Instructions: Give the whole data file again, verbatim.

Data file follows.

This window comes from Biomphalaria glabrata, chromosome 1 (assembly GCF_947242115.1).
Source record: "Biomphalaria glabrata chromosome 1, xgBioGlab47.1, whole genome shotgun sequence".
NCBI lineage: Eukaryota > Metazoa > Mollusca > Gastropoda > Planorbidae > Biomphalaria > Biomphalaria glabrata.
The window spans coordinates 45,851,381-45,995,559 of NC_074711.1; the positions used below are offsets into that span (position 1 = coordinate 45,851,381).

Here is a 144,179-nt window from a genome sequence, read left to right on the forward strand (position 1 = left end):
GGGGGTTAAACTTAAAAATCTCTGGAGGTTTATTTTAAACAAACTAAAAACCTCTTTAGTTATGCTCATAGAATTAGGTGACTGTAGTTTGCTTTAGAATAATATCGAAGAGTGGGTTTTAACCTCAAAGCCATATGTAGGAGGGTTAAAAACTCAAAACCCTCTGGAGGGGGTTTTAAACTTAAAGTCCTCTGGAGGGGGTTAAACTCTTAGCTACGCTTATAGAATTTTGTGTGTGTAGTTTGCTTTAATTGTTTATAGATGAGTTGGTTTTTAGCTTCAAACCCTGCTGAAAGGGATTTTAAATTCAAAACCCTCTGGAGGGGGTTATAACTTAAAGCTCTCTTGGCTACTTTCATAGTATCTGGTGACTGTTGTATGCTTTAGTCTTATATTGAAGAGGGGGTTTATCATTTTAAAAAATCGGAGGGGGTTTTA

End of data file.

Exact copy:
This window comes from Biomphalaria glabrata, chromosome 1 (assembly GCF_947242115.1).
Source record: "Biomphalaria glabrata chromosome 1, xgBioGlab47.1, whole genome shotgun sequence".
NCBI lineage: Eukaryota > Metazoa > Mollusca > Gastropoda > Planorbidae > Biomphalaria > Biomphalaria glabrata.
The window spans coordinates 45,851,381-45,995,559 of NC_074711.1; the positions used below are offsets into that span (position 1 = coordinate 45,851,381).

Here is a 144,179-nt window from a genome sequence, read left to right on the forward strand (position 1 = left end):
GGGGGTTAAACTTAAAAATCTCTGGAGGTTTATTTTAAACAAACTAAAAACCTCTTTAGTTATGCTCATAGAATTAGGTGACTGTAGTTTGCTTTAGAATAATATCGAAGAGTGGGTTTTAACCTCAAAGCCATATGTAGGAGGGTTAAAAACTCAAAACCCTCTGGAGGGGGTTTTAAACTTAAAGTCCTCTGGAGGGGGTTAAACTCTTAGCTACGCTTATAGAATTTTGTGTGTGTAGTTTGCTTTAATTGTTTATAGATGAGTTGGTTTTTAGCTTCAAACCCTGCTGAAAGGGATTTTAAATTCAAAACCCTCTGGAGGGGGTTATAACTTAAAGCTCTCTTGGCTACTTTCATAGTATCTGGTGACTGTTGTATGCTTTAGTCTTATATTGAAGAGGGGGTTTATCATTTTAAAAAATCGGAGGGGGTTTTA